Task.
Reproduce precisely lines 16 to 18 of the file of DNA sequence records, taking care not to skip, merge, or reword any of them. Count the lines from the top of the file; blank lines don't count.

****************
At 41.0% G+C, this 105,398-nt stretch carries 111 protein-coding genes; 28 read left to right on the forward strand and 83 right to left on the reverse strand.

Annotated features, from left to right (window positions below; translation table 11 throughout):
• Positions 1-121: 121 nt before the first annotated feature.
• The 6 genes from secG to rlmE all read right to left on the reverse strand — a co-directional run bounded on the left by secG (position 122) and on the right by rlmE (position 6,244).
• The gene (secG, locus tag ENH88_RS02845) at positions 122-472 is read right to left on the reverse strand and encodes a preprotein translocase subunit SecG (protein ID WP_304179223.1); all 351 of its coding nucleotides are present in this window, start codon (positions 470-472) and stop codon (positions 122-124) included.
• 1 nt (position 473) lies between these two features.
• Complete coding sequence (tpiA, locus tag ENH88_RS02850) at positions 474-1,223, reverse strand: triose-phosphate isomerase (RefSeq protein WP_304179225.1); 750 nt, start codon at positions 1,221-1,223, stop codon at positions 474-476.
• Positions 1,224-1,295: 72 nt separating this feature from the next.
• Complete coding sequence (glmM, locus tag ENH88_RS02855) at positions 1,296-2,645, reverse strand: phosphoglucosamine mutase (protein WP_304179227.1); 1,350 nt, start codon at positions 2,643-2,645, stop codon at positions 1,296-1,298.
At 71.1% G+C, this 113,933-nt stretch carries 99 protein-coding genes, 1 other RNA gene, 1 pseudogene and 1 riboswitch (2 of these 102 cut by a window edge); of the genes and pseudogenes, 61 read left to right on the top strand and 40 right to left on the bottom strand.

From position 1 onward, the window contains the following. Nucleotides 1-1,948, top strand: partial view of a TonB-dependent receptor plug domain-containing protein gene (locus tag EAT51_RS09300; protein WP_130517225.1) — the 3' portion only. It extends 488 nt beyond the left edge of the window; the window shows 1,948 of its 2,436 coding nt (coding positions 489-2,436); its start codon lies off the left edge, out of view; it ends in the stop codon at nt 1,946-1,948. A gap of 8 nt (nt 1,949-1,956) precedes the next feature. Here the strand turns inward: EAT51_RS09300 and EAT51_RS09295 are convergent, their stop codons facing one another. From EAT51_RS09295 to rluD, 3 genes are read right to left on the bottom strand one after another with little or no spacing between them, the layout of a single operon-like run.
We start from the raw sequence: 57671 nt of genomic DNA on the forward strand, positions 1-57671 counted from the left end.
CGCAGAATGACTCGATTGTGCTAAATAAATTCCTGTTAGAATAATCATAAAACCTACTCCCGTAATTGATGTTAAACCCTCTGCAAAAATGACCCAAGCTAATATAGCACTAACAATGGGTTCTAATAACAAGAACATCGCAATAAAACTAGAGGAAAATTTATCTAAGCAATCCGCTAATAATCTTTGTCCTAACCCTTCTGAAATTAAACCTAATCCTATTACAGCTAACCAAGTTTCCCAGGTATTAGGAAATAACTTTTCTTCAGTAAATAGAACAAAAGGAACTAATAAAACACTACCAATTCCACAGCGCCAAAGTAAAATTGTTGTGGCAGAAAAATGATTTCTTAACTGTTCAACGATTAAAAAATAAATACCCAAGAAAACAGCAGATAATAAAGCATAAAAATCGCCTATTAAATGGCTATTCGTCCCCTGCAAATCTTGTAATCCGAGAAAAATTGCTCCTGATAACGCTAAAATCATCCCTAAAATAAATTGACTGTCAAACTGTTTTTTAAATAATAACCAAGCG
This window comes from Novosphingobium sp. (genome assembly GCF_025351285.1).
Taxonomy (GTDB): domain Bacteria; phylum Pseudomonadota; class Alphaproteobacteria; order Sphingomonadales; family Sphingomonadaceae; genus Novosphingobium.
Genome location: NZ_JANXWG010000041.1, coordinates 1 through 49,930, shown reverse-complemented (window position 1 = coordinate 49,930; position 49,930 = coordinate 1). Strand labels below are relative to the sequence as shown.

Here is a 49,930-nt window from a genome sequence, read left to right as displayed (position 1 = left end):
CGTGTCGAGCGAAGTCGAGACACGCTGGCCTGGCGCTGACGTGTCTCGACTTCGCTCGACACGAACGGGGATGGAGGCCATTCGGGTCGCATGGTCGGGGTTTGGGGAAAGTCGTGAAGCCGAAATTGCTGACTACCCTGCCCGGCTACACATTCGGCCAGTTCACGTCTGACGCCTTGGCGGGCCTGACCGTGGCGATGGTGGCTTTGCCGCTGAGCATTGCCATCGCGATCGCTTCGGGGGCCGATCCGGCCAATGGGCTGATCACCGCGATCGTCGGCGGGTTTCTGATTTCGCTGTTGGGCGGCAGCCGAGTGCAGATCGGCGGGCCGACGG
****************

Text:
Genome location: NZ_JANXWG010000041.1, coordinates 1 through 49,930, shown reverse-complemented (window position 1 = coordinate 49,930; position 49,930 = coordinate 1). Strand labels below are relative to the sequence as shown.

Here is a 49,930-nt window from a genome sequence, read left to right as displayed (position 1 = left end):
CGTGTCGAGCGAAGTCGAGACACGCTGGCCTGGCGCTGACGTGTCTCGACTTCGCTCGACACGAACGGGGATGGAGGCCATTCGGGTCGCATGGTCGGGGTTTGGGGAAAGTCGTGAAGCCGAAATTGCTGACTACCCTGCCCGGCTACACATTCGGCCAGTTCACGTCTGACGCCTTGGCGGGCCTGACCGTGGCGATGGTGGCTTTGCCGCTGAGCATTGCCATCGCGATCGCTTCGGGGGCCGATCCGGCCAATGGGCTGATCACCGCGATCGTCGGCGGGTTTCTGATTTCGCTGTTGGGCGGCAGCCGAGTGCAGATCGGCGGGCCGACGG